Introducing WebMatrix - Part 2
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by Scott Guthrie
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Working with Data

Pretty basic so far.  Let’s now convert this page to use a database, and make the movie listing dynamic instead of having it just be a static list.

Create a Database

We’ll start by clicking the “Databases” tab within the left-hand navigation bar of WebMatrix.  This will bring up a simple database editor:

SQL Server Compact Edition ships with WebMatrix – and so is always available to use within projects.  Because it can be embedded within an application, it can also be easily copied and used in a remote hosting environment (no extra deployment or setup steps required – just publish up the database file with FTP or Web Deploy and you are good to go).

Note: In addition to supporting SQL CE, the WebMatrix database tools below also work against SQL Express, SQL Server, as well as with MySQL. 

We can create a new SQL CE database by clicking the “Add a Database to your site” link (either in the center of the screen or by using the “New Database” icon at the top in the ribbon).  This will add a “FirstSite.sdf” database file under an \App_Data directory within our application directory. 

We can then click the "New Table" icon within the Ribbon to create a new table to store our movie data.  We can use the "New Column" button in the Ribbon to add three columns to the table – Id, Name and Year.

Note: for the first beta you have to use the property grid editor at the bottom of the screen to configure the columns – a richer database editing experience will show up in the next beta. 

We’ll make Id the primary key by setting the "Is Primary Key" property to true:

We'll then hit "save" and name the table "Movies". Once we do this it will show up under our Tables node on the left hand side. 

Let’s then click the "Data" icon on the ribbon to edit the data in the table we just created, and add a few rows of movie data to it:

And now we have a database, with a table, with some movie data we can use in it.

Using our Database within an ASP.NET Web Page

ASP.NET Web Pages can use any .NET API or VB/C# language feature.  This means you can use the full power of .NET within any Web site or application built with it.  WebMatrix also includes some additional .NET libraries and helpers that you can optionally take advantage of for common tasks.

One of these helpers is a simple database API that allows you to write SQL code against a database.  Let’s use it within our page to query our new Movies table and retrieve and display all of the movies within it.  To-do this we’ll go back to the Files tab in WebMatrix, and add the below code to our Index.cshtml file:

As you can see – the page is conceptually pretty simple (and doesn’t require understanding any deep object-oriented concepts).  We have two lines of code at the top of the file.

The first line of code opens the database.  Database.Open() first looks to see if there is a connection-string named “FirstSite” in a web.config file – and if so will connect and use that as the database (note: right now we do not have any web.config file at all).  Alternatively, it looks in the \App_Data folder for a SQL Express database file named “FirstSite.mdf” or a SQL Compact database file name “FirstSite.sdf”.  If it finds either it will open it.  The second line of code performs a query against the database and retrieves all of the Movies within it.  Database.Query() returns back an dynamic list – where each dynamic object in the list is shaped based on the SQL query performed.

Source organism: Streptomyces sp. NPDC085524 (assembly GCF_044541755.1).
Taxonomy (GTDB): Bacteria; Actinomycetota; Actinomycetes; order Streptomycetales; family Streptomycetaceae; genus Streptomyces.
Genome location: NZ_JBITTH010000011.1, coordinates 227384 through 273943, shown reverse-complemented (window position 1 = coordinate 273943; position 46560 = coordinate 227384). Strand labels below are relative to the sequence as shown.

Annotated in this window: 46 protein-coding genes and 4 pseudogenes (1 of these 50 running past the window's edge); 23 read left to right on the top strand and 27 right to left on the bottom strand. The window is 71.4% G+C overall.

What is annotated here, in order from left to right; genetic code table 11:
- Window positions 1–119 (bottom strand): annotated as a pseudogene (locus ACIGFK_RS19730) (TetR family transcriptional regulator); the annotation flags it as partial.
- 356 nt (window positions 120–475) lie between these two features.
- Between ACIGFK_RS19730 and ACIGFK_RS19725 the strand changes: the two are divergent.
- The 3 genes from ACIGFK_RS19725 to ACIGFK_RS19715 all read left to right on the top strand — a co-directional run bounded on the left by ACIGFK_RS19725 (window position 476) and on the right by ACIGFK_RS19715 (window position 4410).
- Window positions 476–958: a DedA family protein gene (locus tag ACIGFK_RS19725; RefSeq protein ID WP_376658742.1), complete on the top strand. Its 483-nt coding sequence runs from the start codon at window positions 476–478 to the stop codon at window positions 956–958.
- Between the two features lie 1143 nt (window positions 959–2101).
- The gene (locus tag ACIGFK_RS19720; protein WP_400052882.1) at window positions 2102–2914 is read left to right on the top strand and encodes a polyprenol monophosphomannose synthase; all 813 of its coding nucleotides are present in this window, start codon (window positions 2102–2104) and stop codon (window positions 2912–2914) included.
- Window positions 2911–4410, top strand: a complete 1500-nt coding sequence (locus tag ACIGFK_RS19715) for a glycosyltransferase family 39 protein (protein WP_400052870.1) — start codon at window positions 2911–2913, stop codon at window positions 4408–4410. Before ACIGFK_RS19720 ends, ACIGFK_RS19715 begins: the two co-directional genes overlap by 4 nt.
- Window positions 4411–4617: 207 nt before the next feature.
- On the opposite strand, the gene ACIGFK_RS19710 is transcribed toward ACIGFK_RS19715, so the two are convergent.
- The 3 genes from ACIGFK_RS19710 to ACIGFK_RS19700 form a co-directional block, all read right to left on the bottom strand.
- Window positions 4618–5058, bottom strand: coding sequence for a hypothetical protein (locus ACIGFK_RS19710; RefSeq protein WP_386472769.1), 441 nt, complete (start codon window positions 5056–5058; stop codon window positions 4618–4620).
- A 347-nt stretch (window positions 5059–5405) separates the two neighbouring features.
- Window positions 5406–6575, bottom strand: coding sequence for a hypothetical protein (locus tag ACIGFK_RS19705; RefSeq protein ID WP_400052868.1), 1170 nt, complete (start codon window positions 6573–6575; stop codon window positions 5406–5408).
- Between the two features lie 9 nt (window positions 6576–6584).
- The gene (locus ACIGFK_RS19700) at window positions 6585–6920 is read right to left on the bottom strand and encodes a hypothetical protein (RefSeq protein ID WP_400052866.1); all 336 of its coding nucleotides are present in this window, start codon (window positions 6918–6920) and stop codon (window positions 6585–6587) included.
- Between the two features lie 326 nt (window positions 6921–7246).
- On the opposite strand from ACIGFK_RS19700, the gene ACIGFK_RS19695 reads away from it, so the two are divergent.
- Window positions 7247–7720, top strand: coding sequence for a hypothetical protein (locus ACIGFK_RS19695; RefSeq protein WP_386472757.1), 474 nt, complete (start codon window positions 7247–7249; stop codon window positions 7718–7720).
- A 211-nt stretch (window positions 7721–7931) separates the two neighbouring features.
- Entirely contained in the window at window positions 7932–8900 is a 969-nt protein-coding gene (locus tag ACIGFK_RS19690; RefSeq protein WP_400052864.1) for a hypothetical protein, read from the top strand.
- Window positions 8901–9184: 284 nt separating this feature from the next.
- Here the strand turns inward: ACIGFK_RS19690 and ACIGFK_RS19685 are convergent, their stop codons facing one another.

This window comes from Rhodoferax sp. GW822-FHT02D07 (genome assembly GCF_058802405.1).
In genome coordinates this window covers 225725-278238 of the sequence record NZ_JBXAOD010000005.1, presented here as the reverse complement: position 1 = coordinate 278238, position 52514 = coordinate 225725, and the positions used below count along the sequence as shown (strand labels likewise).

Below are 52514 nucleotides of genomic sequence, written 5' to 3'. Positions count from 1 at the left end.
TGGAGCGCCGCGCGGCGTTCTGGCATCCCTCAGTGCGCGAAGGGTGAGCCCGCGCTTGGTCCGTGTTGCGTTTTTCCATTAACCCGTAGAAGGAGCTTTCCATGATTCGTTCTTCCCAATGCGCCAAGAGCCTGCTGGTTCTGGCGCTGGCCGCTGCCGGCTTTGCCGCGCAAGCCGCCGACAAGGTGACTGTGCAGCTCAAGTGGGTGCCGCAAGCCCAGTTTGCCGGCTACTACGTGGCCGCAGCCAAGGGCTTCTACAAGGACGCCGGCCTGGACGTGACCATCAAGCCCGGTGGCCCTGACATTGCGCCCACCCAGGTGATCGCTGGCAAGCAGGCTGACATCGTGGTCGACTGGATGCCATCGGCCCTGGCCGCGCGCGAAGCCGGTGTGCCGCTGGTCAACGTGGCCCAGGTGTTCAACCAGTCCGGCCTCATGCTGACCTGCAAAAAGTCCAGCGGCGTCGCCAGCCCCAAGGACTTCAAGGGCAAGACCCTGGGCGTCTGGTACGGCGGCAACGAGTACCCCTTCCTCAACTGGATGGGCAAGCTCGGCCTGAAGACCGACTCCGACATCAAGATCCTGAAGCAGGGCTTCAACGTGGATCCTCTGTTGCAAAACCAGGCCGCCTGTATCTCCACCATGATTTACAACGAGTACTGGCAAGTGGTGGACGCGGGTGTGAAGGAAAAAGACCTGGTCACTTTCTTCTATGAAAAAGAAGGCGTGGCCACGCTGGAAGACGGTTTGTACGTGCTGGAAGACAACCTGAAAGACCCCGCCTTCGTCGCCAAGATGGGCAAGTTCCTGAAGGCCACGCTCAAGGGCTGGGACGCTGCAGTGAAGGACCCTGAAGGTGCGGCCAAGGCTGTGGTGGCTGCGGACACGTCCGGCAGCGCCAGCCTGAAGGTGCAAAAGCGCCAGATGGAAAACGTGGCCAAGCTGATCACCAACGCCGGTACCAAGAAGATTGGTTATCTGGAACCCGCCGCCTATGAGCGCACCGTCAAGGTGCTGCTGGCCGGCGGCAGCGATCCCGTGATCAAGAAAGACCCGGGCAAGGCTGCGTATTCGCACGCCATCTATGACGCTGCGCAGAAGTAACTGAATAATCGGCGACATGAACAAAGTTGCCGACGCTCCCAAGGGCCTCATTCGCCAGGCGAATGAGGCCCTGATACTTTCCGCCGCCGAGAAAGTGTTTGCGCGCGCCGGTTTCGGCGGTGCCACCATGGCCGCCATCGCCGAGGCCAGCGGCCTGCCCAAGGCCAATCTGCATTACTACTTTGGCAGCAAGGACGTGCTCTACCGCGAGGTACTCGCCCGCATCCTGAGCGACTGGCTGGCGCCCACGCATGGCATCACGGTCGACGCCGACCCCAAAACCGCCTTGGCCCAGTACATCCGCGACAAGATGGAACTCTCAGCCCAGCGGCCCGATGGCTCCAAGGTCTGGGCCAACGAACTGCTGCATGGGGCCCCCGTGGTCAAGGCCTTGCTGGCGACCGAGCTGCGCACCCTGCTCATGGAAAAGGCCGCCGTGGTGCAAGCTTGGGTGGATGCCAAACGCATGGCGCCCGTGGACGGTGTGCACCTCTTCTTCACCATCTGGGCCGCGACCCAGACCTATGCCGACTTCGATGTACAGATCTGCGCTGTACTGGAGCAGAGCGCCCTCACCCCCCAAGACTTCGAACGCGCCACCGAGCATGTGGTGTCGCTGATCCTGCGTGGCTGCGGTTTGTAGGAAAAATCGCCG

We then have a foreach loop within our <ul> statement, which simply iterates over the movies collection, and outputs each name as a <li> element.  Because movies is a collection of dynamic objects, we can write @movies.Name instead of having to write movies[“Name”].

When we re-run the page (or just hit refresh on it in the browser) and do a “view source” on the HTML returned to the client, we’ll see the following:


The list of movies above is now coming out of our database and is dynamic.

Adding a Simple Filter Clause

One last step we can do to make our application a little more dynamic is to add simple support to filter the list of movies based on a querystring parameter that is passed in. 

We can do this by updating our Index.cshtml file to have a little extra code:

Above we added a line of code to retrieve a “year” querystring parameter from the Request object.  We are taking advantage of a new “AsInt()” extension helper method that comes with WebMatrix.  This helper returns either the value as an integer, or if it is null returns zero.  We then modified our SELECT query to take a WHERE parameter as an argument.  The syntax we are using ensures that we cannot be hit with a SQL injection attack.

Lastly, we added an if statement inside our <h1> which will append a (post 1975) message to the <h1> if a year filter is specified.  And now when we run the page again we will see all movies by default:


And we can optionally pass a “year” querystring parameter to show only those movies after that date:


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